The science magazine of the University of Helsinki published in its most recent issue (3/15) an interview with Academy Research Fellow Jutta Jokiranta, the leader of team four in our Centre of Excellence. In the article, Jokiranta sheds light on the significance of the most important archaeological find of the 20th century. In the spotlight of the article is the Qumran community, its relationship with Second-Temple Judaism and the significance of the texts discovered from the caves.
One of the most recent approaches to Qumran studies has been the cognitive study of religion. It is one of the key perspectives in Jokiranta’s own research: “…it is interesting to ask how traditions are mediated in rituals and how members express their commitment to the community through them. It is also central in rituals to believe that they truly produce change.”
The focus of our Centre of Excellence is particularly on the changes that have occurred in sacred texts and traditions, as well as the changes they have produced. The writings found at Qumran have changed the views on the diversity of the texts in Second Temple Judaism. It is incorrect to speak of a collection of texts called “The Bible” when it comes to the turn of the Common Era.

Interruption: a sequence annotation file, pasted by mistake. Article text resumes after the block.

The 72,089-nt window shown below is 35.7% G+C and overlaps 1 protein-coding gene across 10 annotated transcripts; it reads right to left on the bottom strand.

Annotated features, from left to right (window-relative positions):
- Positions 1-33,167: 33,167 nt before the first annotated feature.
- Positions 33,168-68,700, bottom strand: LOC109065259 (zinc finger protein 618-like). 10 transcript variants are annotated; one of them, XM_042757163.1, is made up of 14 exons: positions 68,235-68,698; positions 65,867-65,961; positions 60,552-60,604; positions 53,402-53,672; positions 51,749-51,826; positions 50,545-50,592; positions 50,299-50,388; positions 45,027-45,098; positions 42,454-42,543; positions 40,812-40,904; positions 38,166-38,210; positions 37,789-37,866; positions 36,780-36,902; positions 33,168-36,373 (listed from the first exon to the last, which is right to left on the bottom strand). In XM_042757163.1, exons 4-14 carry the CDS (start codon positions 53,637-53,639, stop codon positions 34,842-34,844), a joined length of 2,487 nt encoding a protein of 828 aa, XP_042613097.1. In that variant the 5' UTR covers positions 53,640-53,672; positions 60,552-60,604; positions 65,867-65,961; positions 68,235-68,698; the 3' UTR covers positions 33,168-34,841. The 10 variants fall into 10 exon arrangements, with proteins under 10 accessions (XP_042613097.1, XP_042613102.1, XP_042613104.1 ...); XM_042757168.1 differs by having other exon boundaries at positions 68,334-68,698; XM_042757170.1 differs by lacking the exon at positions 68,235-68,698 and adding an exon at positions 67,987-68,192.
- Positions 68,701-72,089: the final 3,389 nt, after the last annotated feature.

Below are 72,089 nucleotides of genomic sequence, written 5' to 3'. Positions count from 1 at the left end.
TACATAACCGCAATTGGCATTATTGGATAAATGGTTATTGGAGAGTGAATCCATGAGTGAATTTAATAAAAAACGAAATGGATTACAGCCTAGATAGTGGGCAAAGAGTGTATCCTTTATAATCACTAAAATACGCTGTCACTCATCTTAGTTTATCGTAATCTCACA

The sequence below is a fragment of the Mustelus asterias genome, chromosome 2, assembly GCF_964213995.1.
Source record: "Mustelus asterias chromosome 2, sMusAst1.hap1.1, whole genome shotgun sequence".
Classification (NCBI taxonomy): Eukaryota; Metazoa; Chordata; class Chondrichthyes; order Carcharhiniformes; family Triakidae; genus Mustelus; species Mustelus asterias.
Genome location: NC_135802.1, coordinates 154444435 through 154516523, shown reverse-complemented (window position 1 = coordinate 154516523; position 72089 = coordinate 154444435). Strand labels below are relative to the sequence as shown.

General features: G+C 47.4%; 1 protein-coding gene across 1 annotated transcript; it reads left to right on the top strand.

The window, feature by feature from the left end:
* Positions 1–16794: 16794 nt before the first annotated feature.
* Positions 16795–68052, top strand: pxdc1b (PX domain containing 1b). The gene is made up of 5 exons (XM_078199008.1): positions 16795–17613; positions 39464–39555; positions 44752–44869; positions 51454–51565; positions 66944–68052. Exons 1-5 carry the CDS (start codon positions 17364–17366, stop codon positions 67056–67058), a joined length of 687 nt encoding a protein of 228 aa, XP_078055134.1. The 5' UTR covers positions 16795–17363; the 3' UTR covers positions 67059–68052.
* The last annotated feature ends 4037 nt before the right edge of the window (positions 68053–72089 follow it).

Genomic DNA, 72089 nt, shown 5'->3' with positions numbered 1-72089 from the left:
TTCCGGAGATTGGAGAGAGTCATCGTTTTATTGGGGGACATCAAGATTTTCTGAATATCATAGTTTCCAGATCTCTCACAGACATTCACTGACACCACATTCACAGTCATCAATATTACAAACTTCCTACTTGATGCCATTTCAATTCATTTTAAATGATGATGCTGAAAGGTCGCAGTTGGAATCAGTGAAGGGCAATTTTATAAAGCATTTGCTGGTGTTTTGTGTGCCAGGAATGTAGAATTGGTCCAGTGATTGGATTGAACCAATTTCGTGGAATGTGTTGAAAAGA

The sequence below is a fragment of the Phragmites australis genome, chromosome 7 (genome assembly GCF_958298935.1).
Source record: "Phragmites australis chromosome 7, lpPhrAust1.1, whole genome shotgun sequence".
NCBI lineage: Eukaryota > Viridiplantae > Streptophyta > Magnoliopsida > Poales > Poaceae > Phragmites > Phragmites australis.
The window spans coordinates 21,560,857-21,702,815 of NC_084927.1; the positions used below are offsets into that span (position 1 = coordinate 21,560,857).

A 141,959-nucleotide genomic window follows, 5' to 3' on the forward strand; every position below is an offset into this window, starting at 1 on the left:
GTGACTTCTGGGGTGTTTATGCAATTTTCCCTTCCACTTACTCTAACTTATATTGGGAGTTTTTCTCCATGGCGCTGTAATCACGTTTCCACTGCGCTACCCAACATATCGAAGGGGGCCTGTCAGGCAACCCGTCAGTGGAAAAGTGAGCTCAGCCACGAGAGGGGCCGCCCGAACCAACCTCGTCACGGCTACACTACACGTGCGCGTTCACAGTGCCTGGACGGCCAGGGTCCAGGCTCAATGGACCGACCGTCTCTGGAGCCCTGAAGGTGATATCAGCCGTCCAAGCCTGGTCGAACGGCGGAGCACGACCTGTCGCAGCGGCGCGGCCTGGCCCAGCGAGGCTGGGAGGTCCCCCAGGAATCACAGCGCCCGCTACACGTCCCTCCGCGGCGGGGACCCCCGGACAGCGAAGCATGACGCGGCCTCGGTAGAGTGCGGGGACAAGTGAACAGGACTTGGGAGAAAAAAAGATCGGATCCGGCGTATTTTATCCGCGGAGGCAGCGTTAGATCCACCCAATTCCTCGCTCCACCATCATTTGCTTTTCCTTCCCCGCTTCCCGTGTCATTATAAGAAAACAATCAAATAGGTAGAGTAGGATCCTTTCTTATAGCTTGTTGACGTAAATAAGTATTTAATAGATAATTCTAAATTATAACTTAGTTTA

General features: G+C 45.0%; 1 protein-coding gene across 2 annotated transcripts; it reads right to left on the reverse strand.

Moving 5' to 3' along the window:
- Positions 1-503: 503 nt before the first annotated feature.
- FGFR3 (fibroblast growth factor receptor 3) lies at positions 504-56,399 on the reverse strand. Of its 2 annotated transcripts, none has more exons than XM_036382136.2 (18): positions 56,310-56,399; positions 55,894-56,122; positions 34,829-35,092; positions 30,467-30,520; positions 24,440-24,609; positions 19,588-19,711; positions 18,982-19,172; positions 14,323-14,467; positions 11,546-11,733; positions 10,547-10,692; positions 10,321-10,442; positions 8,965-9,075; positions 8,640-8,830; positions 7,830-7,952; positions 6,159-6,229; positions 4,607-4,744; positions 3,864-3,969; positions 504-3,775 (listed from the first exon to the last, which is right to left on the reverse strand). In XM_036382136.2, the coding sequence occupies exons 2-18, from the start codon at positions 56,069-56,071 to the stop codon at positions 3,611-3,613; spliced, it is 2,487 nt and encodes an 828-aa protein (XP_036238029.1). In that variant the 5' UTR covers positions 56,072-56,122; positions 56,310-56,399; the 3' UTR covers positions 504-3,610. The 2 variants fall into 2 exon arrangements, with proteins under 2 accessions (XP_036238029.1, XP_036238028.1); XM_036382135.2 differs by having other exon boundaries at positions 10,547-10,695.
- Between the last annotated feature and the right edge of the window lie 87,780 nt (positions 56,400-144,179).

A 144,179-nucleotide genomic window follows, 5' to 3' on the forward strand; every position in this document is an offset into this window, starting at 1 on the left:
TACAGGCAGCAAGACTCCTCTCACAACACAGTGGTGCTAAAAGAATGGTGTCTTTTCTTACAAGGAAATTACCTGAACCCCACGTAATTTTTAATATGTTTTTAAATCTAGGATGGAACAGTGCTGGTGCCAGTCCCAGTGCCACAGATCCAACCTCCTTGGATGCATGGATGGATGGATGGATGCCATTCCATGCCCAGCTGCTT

“These manuscripts are a thousand years older than the earliest Hebrew copies of the Old Testament that we knew before their discovery. When these texts were written there was no fixed Bible, but a multitude of manuscripts from which only later developed the collection we know today.”
“Qumran texts have revealed how diverse the texts of the Old Testament really are. Also texts that did not make it into our Bible were considered authoritative.”
The whole interview can be read in Finnish from the “Yliopisto”-magazine that is freely available in every building of University of Helsinki.
Text: Ville Mäkipelto